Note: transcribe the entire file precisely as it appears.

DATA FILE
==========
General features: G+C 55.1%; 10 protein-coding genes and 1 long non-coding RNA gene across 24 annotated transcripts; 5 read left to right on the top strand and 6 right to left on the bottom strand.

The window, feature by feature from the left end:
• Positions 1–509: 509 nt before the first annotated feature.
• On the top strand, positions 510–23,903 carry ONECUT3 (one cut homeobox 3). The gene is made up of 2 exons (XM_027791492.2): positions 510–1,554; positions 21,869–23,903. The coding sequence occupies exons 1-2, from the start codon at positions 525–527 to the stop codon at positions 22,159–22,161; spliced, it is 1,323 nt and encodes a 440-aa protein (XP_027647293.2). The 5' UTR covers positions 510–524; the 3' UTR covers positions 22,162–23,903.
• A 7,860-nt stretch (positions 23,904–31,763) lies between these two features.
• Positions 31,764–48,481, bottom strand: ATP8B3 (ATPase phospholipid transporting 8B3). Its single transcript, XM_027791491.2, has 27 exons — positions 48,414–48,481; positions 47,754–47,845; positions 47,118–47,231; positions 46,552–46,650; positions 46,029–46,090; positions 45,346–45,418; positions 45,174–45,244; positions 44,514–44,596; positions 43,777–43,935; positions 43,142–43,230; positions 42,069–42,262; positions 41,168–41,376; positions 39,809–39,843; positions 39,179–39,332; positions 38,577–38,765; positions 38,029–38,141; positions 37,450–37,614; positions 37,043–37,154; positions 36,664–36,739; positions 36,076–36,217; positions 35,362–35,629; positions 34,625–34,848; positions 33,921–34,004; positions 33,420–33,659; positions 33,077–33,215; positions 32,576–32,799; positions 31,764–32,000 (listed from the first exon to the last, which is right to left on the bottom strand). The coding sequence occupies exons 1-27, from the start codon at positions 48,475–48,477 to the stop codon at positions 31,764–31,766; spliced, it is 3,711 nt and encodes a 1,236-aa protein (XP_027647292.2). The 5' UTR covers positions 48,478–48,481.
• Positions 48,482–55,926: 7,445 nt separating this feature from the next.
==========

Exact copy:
General features: G+C 55.1%; 10 protein-coding genes and 1 long non-coding RNA gene across 24 annotated transcripts; 5 read left to right on the top strand and 6 right to left on the bottom strand.

The window, feature by feature from the left end:
• Positions 1–509: 509 nt before the first annotated feature.
• On the top strand, positions 510–23,903 carry ONECUT3 (one cut homeobox 3). The gene is made up of 2 exons (XM_027791492.2): positions 510–1,554; positions 21,869–23,903. The coding sequence occupies exons 1-2, from the start codon at positions 525–527 to the stop codon at positions 22,159–22,161; spliced, it is 1,323 nt and encodes a 440-aa protein (XP_027647293.2). The 5' UTR covers positions 510–524; the 3' UTR covers positions 22,162–23,903.
• A 7,860-nt stretch (positions 23,904–31,763) lies between these two features.
• Positions 31,764–48,481, bottom strand: ATP8B3 (ATPase phospholipid transporting 8B3). Its single transcript, XM_027791491.2, has 27 exons — positions 48,414–48,481; positions 47,754–47,845; positions 47,118–47,231; positions 46,552–46,650; positions 46,029–46,090; positions 45,346–45,418; positions 45,174–45,244; positions 44,514–44,596; positions 43,777–43,935; positions 43,142–43,230; positions 42,069–42,262; positions 41,168–41,376; positions 39,809–39,843; positions 39,179–39,332; positions 38,577–38,765; positions 38,029–38,141; positions 37,450–37,614; positions 37,043–37,154; positions 36,664–36,739; positions 36,076–36,217; positions 35,362–35,629; positions 34,625–34,848; positions 33,921–34,004; positions 33,420–33,659; positions 33,077–33,215; positions 32,576–32,799; positions 31,764–32,000 (listed from the first exon to the last, which is right to left on the bottom strand). The coding sequence occupies exons 1-27, from the start codon at positions 48,475–48,477 to the stop codon at positions 31,764–31,766; spliced, it is 3,711 nt and encodes a 1,236-aa protein (XP_027647292.2). The 5' UTR covers positions 48,478–48,481.
• Positions 48,482–55,926: 7,445 nt separating this feature from the next.